When I ride my bike, depending on which route I take, there are bike lanes and there are not - both routes take the same amount of time/distance, the only difference is the presence (or lack thereof) of bike lanes.

This article, in the New York Observer, and this one from the Law, Economics & Cycling blog highlight issues with bike lanes and indicate that dedicated bike lanes may be more dangerous than riding in the road. Is there any proof to this?

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    I doubt there would be a "right" answer to that (except "it depends..."), but sure the issue deserves some discussion... Mar 5, 2012 at 16:20
  • It's also important to define what makes something "more dangerous"--in particular the comparison of frequency vs severity. I know some roads rarely have accidents, but when they do, they're almost always fatal. Other roads have much more frequent accidents, but the damage is (relatively) minor. Is there a good way to compare those two?
    – prototoast
    Mar 6, 2012 at 5:16
  • Don't know why I didn't think to just Google John Forrester to begin with: johnforester.com/Articles/Facilities/TransQuart01.htm May 6, 2012 at 2:40

5 Answers 5


In general, bike lanes (and other bike facilities) appear to be safer. Of course this is not always the case, but the general trend is that bike facilities, including lanes, tend to improve safety in the cycling environment.

One study from 1997 by the Transportation Research Board,

Major streets without bike facilities are where the most bike crashes happen, followed by minor streets without facilities, bike paths, and then bike lanes.

Another one by the Environmental Health Journal in 2009,

A review of 23 studies on bicycling injuries found that bike facilities (e.g. off-road paths, on-road marked bike lanes, and on-road bike routes) are where bicyclists are safest.

On-road marked bike lanes were found to have a positive safety effect in five studies, consistently reducing injury rate, collision frequency or crash rates by about 50% compared to unmodified roadways [61,62,65-67]. Three of those studies [61,66,67] found a similar effect for bike routes. One study [63] found that there was an increase in crash rates in the year following installation of marked bike lanes on a major road, especially for a section counter to on-road traffic flow, but this effect was not sustained over the long term.

Although the effect of infrastructure design on cyclist safety was first studied more than three decades ago, the literature on the topic remains remarkably sparse. This review highlights opportunities for more detailed and controlled studies of infrastructure and cycling injuries.

Another from Pub Med in 2011,

...Results. Installation of bicycle lanes did not lead to an increase in crashes, despite the probable increase in the number of bicyclists. The most likely explanations for the lack of increase in crashes are reduced vehicular speeds and fewer conflicts between vehicles and bicyclists after installation of these lanes.

Finally, a memo from the New York Mayor's Office in 2011,

When protected bike lanes are installed, injury crashes for all road users (drivers, pedestrians, cyclists), typically drop by 40 percent and by more than 50 percent in some locations

Based on personal experience, I think that bike lanes are safer when well designed and maintained. I normally use available bike lanes in my city; however, with the caveat being that I make every attempt at maintaining awareness of the surroundings. I'll just say that bike lanes are pretty much useless for the oblivious cyclist; otherwise bike lanes are a good idea.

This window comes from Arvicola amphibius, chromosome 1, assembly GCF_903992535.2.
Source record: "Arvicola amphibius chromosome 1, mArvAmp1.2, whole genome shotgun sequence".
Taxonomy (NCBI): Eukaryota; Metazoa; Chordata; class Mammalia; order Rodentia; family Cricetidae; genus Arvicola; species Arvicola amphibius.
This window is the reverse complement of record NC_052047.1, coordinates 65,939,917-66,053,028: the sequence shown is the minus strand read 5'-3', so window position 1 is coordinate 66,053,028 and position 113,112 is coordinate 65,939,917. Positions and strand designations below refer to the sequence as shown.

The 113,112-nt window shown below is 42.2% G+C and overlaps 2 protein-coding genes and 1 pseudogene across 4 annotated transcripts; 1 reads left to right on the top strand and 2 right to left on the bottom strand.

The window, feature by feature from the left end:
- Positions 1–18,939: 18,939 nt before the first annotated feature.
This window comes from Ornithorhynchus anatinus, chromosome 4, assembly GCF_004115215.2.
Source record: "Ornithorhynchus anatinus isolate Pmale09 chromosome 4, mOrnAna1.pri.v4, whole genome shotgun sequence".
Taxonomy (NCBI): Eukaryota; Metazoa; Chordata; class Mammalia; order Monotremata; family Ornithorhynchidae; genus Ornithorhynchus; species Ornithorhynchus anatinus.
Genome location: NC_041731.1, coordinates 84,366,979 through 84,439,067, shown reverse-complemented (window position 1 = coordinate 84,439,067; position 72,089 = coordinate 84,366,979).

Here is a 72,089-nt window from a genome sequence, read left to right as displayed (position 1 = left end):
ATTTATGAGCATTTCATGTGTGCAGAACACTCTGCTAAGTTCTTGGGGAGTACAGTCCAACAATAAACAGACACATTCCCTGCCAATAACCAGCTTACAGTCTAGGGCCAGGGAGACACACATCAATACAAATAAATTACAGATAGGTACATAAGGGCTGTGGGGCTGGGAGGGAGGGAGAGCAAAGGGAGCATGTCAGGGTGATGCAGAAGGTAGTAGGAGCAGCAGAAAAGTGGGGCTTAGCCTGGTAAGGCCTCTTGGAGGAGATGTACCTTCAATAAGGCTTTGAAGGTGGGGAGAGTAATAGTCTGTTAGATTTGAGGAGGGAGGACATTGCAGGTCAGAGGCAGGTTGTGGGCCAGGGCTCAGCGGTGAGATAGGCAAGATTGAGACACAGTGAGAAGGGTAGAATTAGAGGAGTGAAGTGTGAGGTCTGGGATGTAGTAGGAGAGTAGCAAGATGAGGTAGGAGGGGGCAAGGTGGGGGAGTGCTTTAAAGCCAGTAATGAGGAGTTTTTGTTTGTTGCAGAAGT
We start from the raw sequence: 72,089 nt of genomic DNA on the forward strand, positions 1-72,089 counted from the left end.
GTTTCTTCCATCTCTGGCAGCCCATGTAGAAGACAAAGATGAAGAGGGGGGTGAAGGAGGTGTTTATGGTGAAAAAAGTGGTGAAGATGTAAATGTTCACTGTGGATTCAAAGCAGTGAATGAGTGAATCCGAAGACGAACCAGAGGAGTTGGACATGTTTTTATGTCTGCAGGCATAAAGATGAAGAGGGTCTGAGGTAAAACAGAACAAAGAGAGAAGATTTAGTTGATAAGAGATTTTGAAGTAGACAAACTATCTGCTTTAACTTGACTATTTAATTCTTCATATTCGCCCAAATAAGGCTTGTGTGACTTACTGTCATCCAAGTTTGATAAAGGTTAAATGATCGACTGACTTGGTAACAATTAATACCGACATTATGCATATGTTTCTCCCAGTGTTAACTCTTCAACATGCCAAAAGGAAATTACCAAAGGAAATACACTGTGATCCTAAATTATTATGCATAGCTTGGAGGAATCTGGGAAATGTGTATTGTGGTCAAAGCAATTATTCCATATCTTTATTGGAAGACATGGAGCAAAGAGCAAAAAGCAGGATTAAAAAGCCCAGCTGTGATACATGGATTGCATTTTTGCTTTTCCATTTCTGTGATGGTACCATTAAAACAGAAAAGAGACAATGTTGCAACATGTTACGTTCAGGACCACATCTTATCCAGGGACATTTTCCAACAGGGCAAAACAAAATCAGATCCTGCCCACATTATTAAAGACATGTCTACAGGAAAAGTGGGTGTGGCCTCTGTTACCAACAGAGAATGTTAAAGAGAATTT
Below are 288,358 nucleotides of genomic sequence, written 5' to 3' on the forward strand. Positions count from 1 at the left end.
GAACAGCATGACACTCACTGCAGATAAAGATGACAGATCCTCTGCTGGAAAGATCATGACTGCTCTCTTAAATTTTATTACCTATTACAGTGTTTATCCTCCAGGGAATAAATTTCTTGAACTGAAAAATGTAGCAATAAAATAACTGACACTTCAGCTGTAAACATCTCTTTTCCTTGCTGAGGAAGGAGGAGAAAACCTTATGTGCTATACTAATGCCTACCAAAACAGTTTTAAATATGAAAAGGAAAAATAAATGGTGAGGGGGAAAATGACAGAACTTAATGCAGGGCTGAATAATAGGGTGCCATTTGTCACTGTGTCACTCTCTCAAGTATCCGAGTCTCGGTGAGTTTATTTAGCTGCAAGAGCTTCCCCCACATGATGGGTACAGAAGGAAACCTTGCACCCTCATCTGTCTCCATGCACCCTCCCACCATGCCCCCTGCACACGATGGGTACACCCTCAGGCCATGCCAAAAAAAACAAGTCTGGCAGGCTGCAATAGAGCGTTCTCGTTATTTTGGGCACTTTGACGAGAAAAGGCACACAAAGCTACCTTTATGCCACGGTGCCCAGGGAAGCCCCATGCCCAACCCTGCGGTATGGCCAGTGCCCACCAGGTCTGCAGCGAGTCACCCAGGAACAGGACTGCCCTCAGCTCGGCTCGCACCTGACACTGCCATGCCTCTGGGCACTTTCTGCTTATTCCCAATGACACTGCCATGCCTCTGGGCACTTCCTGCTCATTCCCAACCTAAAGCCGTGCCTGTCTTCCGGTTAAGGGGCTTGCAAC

Observations (so my personal opinion):

  • Bike lanes and paths are more or less dangerous depending on the location. Some cities/countries have good cycling infrastructure and some do not.
  • Oblivious cyclists are always in danger. So, there's a point to be made that cyclists need to be highly attentive to conditions at all times.

Bikes Belong has links to a plethora of bicycling research and statistics.

  • The quotes and references here are great.
    – freiheit
    May 6, 2012 at 22:55

The two articles you link call bike lines dangerous, but in the first article the dangers come from bad maintenance and some poor design choices, and in the second article the dangers come from abuse of the bike lane by others. This muddies the issues, but highlights a problem with your question, which is: It really depends on the situation.

If the bike lane is poorly maintained, crosses a lot of busy intersections, is narrow, and is poorly separated from the road and your other route is along a very quiet very wide country road with almost no intersections then obviously the non-bike lane option is a lot safer.

In my experience the on-road safety for cyclists, regardless of the availability of bike lanes depends on:

  • Traffic density
  • Amount of space available
  • Visibility conditions, especially at intersections
  • Quality of the road
  • How accustomed other traffic participants are to sharing the road with cyclists.

Bike lanes help improve safety where they separate bikes from other traffic, but if bikes and other traffic later mix again (at intersections) then obviously the chances of the other traffic not thinking of the bikes increase, and thus the chance of accidents increases. This is what the german study linked by thiton highlights. In my experience the "danger" in bike lanes is mostly a danger of the place where the bike lane ends. And bike lanes are of course more likely to end in places where installing the bike lanes was not a very popular option in the first place.